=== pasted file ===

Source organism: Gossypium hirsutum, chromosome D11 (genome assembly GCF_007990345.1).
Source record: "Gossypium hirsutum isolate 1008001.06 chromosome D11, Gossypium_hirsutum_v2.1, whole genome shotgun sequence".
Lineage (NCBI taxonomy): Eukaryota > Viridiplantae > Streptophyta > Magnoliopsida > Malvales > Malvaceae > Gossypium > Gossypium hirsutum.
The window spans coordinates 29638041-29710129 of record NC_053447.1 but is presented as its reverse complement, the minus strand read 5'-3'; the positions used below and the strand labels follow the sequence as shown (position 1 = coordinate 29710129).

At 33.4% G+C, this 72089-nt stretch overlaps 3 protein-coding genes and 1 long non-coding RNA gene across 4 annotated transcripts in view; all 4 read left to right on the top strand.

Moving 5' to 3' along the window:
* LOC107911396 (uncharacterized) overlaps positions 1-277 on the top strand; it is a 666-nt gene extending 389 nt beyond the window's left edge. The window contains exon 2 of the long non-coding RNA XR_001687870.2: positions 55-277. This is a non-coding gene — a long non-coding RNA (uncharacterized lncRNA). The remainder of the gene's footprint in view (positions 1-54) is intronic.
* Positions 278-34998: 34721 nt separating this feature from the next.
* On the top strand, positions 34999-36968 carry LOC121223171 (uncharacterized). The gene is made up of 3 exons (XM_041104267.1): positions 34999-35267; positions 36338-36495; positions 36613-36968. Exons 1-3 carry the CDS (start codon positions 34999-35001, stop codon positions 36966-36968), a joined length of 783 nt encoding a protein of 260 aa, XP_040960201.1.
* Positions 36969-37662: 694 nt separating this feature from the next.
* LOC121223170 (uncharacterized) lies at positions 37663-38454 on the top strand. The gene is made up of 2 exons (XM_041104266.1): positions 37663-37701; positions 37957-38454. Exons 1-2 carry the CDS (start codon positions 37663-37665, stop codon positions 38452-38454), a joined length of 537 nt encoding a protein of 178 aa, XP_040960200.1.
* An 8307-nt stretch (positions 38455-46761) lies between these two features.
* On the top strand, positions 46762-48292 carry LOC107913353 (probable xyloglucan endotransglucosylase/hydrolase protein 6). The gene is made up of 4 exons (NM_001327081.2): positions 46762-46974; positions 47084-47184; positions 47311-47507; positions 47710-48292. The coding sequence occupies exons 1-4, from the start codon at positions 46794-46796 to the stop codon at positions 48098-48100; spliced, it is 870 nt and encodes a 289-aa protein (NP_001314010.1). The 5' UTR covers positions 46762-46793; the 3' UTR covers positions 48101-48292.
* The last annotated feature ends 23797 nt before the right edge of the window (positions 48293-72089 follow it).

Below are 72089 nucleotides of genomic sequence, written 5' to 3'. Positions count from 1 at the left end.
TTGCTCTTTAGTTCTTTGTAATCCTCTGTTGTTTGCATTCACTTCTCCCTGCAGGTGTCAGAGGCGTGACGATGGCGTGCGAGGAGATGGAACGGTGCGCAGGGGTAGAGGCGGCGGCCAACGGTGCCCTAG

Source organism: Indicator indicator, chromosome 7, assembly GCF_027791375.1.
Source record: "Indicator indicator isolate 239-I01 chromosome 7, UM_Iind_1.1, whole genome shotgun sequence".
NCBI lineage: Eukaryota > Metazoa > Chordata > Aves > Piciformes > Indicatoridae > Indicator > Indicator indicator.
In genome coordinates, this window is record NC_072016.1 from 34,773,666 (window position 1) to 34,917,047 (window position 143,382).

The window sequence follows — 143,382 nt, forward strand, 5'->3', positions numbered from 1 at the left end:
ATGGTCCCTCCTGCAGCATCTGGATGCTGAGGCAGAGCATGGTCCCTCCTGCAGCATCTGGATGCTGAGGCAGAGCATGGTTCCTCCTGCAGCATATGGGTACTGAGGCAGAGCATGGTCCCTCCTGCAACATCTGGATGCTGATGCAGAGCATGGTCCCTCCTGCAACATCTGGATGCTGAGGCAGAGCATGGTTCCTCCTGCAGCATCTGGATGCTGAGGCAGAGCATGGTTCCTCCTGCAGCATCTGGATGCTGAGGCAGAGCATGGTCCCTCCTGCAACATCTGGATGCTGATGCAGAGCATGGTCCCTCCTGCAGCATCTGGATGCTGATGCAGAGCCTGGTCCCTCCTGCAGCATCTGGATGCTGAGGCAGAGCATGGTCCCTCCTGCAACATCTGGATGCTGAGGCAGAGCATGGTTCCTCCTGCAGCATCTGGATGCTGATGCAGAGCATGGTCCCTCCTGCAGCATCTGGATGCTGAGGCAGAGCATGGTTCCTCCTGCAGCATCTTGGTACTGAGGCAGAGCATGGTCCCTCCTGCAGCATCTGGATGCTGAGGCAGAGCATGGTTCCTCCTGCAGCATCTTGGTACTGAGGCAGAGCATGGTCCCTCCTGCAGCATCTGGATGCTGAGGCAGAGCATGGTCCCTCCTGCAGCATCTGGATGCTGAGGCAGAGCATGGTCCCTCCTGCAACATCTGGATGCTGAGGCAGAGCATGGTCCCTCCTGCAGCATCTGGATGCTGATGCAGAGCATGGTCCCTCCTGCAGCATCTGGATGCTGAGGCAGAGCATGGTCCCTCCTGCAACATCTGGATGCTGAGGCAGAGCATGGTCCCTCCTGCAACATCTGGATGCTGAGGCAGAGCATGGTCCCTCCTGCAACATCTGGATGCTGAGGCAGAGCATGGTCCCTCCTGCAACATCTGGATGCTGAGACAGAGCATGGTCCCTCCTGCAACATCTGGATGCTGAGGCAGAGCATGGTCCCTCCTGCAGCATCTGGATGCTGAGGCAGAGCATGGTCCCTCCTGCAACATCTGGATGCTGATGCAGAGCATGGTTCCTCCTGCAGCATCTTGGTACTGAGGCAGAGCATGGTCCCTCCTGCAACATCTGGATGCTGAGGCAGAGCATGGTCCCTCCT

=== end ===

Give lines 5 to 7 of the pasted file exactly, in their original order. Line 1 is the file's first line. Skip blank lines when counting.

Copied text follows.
At 33.4% G+C, this 72089-nt stretch overlaps 3 protein-coding genes and 1 long non-coding RNA gene across 4 annotated transcripts in view; all 4 read left to right on the top strand.

Moving 5' to 3' along the window:
* LOC107911396 (uncharacterized) overlaps positions 1-277 on the top strand; it is a 666-nt gene extending 389 nt beyond the window's left edge. The window contains exon 2 of the long non-coding RNA XR_001687870.2: positions 55-277. This is a non-coding gene — a long non-coding RNA (uncharacterized lncRNA). The remainder of the gene's footprint in view (positions 1-54) is intronic.